© 2011 National Crime Prevention Council www.ncpc.orgHow Does it Feel? Youth who are cyberbullied report 55 percent feel angry 43 percent feel helpless 42 percent feel scared 36 percent feel vulnerable 23 percent are looking for revenge Source: NCPC 2010 Cyberbullying Prevention Research Share with participants the statistics on the slide. Let them know that these statistics come from the NCPC 2010 Cyberbullying Prevention Research. Explain how these statistics are what victim service providers report on how youth feel when they are cyberbullied. © 2011 National Crime Prevention Council
© 2011 National Crime Prevention Council www.ncpc.orgHow Do Victims React? Victims of cyberbullying have Asked the bully to stop Blocked the communication Talked to friends about bullying Signed offline Did nothing Least likely response: talk to parents about the incident Discuss how youth have come up with a number of ways in which they react and deal with cyberbullying. Explain how the reactions are the slides are the most common reactions (except for the final bullet). © 2011 National Crime Prevention Council
Spotting the Signs of CyberbullyingEmotional Social/Behavioral Academic Tell the group that when children are bullied or cyberbullied they don’t often tell an adult right away. The child who has been cyberbullied may be embarrassed, or they may think an adult cannot help, or they may fear retaliation from the child or children doing the bullying. However, even if a child does not tell an adult about a bullying problem, there are signs that a child is being cyberbullied. The most important thing adults can do is recognize and act to prevent cyberbullying. © 2011 National Crime Prevention Council
© 2011 National Crime Prevention Council www.ncpc.orgEmotional Signs Withdrawal or shyness Depression Moody Irritable Anxiety Aggressive behavior Suicide ideation Loss of self-esteem These signs are not necessarily unique to cyberbullying but they can indicate that the child is experiencing some sort of problem. © 2011 National Crime Prevention Council
© 2011 National Crime Prevention Council www.ncpc.orgSocial/Behavioral Suddenly stops using computer Upset after using computer or cell phone Changes in eating or sleeping habits (e.g., nightmares) No longer wanting to participate in activities once enjoyed Hurting self, attempting or threatening suicide Suddenly changing or avoiding friends Stress that behavior changes in how a child uses technology are big red flags: the amount of time spent using these devices, and how secretive they are about using them. © 2011 National Crime Prevention Council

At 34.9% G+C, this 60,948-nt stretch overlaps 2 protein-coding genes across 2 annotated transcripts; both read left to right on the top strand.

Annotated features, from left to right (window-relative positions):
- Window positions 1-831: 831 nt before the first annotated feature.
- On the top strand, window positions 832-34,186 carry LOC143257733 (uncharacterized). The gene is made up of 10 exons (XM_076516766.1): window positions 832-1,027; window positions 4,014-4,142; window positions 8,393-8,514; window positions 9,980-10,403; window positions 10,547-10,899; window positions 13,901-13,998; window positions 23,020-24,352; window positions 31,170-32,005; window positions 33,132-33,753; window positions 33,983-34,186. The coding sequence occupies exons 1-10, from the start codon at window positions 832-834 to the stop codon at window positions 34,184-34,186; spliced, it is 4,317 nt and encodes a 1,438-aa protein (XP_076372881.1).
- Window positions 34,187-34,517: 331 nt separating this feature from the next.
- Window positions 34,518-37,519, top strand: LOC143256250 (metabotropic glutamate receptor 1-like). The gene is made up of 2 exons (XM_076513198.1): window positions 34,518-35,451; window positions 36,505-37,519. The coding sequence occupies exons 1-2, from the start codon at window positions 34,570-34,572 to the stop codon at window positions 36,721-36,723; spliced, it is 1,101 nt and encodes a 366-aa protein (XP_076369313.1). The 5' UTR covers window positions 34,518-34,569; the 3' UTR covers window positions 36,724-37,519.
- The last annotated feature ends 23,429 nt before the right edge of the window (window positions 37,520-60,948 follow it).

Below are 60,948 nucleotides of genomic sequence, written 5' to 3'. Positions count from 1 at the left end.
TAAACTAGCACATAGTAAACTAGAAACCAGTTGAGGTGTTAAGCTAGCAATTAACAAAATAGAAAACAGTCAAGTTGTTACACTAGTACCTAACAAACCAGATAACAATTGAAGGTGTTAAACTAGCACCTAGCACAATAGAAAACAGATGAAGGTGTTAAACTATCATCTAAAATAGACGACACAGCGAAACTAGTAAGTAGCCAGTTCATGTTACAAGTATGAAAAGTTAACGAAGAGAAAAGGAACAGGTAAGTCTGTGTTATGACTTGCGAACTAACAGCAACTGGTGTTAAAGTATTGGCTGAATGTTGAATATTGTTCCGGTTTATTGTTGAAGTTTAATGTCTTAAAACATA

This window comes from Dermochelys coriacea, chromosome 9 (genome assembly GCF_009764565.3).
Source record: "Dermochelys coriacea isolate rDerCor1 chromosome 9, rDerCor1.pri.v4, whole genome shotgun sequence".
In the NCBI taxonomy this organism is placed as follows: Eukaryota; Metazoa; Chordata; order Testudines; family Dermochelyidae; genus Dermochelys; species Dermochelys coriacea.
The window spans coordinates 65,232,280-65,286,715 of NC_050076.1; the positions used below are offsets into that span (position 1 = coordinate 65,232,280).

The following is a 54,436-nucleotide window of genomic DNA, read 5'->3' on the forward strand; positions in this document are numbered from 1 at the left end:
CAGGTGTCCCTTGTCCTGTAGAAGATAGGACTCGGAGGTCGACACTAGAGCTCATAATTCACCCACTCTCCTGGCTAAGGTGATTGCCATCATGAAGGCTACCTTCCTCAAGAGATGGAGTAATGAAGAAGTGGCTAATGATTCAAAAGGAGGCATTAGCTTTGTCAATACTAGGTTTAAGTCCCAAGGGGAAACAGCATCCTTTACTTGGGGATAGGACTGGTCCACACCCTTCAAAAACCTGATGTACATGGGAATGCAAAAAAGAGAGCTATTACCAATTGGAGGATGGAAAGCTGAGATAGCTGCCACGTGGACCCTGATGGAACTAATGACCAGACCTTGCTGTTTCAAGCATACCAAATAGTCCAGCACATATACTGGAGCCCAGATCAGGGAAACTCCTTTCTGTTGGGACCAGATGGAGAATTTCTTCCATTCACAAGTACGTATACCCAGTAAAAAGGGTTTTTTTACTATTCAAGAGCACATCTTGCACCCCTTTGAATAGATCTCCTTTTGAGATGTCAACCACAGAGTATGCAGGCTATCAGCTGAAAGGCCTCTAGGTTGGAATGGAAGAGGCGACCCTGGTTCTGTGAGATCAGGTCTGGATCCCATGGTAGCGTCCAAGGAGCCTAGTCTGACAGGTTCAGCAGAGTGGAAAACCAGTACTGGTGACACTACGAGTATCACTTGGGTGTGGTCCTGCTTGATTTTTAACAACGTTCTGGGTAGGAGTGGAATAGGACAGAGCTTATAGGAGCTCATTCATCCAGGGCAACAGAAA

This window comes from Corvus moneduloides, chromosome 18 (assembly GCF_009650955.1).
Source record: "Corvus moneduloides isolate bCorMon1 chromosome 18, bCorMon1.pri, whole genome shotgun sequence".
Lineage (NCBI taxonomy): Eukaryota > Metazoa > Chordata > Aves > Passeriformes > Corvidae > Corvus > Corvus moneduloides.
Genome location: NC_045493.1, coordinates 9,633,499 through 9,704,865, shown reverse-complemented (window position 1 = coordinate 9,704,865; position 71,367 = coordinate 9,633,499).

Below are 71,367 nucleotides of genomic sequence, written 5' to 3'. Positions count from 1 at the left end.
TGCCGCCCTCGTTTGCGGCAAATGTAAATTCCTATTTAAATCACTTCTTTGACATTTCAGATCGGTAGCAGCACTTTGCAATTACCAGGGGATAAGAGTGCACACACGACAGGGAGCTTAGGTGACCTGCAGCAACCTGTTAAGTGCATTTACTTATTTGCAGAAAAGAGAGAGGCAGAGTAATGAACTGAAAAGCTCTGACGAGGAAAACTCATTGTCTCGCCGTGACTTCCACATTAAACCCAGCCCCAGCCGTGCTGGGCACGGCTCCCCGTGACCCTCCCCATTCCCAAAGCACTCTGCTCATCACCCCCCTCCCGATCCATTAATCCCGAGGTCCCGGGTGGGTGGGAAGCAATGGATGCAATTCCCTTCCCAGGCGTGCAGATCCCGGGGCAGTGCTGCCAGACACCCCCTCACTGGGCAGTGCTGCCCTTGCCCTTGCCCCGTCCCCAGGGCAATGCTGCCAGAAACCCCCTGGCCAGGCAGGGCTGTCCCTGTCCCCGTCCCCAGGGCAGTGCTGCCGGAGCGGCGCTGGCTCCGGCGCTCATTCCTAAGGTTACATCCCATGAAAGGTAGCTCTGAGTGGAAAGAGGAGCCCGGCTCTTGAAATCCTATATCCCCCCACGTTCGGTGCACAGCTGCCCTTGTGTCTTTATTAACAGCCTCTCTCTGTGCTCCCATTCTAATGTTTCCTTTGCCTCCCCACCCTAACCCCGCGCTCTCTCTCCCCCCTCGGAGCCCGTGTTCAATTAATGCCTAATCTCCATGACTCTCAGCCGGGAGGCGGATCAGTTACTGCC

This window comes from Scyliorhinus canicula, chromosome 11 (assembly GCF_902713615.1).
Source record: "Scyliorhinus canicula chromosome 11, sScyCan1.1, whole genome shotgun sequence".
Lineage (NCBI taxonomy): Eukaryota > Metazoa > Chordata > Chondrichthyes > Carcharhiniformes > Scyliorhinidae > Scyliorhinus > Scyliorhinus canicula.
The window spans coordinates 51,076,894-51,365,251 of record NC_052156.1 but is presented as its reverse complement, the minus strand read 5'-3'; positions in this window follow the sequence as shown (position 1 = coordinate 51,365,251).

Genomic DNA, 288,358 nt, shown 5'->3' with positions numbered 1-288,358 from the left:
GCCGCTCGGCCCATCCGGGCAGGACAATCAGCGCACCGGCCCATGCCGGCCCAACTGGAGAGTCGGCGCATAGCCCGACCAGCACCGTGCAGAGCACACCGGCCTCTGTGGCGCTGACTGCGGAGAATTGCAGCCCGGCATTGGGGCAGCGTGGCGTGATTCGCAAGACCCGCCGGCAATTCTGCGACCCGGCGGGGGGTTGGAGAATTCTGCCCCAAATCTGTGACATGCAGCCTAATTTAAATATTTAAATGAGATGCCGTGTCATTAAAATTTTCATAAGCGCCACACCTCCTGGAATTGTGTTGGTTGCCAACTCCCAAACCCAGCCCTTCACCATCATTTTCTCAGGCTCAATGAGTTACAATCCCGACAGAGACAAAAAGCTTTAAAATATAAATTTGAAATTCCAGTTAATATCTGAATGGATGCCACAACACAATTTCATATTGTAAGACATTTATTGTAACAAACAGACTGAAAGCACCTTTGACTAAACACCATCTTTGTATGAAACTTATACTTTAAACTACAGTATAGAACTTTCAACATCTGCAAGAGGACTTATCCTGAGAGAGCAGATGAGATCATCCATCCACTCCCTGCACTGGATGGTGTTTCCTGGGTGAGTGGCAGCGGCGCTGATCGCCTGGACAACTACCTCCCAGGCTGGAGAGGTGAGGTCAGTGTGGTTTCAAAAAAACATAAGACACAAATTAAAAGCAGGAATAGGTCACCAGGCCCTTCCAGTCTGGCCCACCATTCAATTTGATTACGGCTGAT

© 2011 National Crime Prevention Council www.ncpc.orgAcademic Not wanting to go to school Skipping school Lost interest in school Drop in grades © 2011 National Crime Prevention Council
© 2011 National Crime Prevention Council www.ncpc.orgRED FLAG The biggest red flag that a child is being cyberbullied is a withdrawal from technology. If you notice a sudden change in computer or phone usage talk to the child, they may be a victim of cyberbullying. © 2011 National Crime Prevention Council
Warning Signs That Someone is Cyberbullying OthersSpends large amounts of time on computer Hides or turns off monitor when someone approaches Appears anxious while using computer Especially upset when technological privileges are revoked Tell participants that while it’s often hard to tell whether or not a child is actually cyberbullying others, there are some signs that could be red flags. © 2011 National Crime Prevention Council
© 2011 National Crime Prevention Council www.ncpc.orgAwareness Video Tell participants that this is an awareness video that will portray the tragic effects of cyberbullying. Let participants know that there will be small group discussions after the video. © 2011 National Crime Prevention Council